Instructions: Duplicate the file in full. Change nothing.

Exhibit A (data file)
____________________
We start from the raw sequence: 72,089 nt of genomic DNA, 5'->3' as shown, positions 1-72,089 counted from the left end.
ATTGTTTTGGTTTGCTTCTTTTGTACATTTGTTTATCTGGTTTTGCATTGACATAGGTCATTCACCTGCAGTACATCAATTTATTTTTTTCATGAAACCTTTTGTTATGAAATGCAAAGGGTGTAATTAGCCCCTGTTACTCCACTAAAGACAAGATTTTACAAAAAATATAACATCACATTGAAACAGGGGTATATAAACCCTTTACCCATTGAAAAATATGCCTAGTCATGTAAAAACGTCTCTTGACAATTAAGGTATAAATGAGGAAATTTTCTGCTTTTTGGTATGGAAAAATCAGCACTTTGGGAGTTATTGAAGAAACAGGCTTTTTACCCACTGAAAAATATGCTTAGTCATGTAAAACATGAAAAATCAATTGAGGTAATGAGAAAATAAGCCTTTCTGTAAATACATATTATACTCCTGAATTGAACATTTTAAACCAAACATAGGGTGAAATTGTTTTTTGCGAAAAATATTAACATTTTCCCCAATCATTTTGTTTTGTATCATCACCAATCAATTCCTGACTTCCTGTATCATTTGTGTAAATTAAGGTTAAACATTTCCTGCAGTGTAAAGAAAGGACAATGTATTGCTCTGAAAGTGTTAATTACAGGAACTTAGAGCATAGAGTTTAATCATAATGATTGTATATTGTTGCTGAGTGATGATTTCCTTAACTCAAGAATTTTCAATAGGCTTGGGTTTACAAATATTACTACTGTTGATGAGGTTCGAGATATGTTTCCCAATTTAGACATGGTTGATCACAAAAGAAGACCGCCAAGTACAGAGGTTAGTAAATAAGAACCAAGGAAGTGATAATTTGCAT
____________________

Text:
We start from the raw sequence: 72,089 nt of genomic DNA, 5'->3' as shown, positions 1-72,089 counted from the left end.
ATTGTTTTGGTTTGCTTCTTTTGTACATTTGTTTATCTGGTTTTGCATTGACATAGGTCATTCACCTGCAGTACATCAATTTATTTTTTTCATGAAACCTTTTGTTATGAAATGCAAAGGGTGTAATTAGCCCCTGTTACTCCACTAAAGACAAGATTTTACAAAAAATATAACATCACATTGAAACAGGGGTATATAAACCCTTTACCCATTGAAAAATATGCCTAGTCATGTAAAAACGTCTCTTGACAATTAAGGTATAAATGAGGAAATTTTCTGCTTTTTGGTATGGAAAAATCAGCACTTTGGGAGTTATTGAAGAAACAGGCTTTTTACCCACTGAAAAATATGCTTAGTCATGTAAAACATGAAAAATCAATTGAGGTAATGAGAAAATAAGCCTTTCTGTAAATACATATTATACTCCTGAATTGAACATTTTAAACCAAACATAGGGTGAAATTGTTTTTTGCGAAAAATATTAACATTTTCCCCAATCATTTTGTTTTGTATCATCACCAATCAATTCCTGACTTCCTGTATCATTTGTGTAAATTAAGGTTAAACATTTCCTGCAGTGTAAAGAAAGGACAATGTATTGCTCTGAAAGTGTTAATTACAGGAACTTAGAGCATAGAGTTTAATCATAATGATTGTATATTGTTGCTGAGTGATGATTTCCTTAACTCAAGAATTTTCAATAGGCTTGGGTTTACAAATATTACTACTGTTGATGAGGTTCGAGATATGTTTCCCAATTTAGACATGGTTGATCACAAAAGAAGACCGCCAAGTACAGAGGTTAGTAAATAAGAACCAAGGAAGTGATAATTTGCAT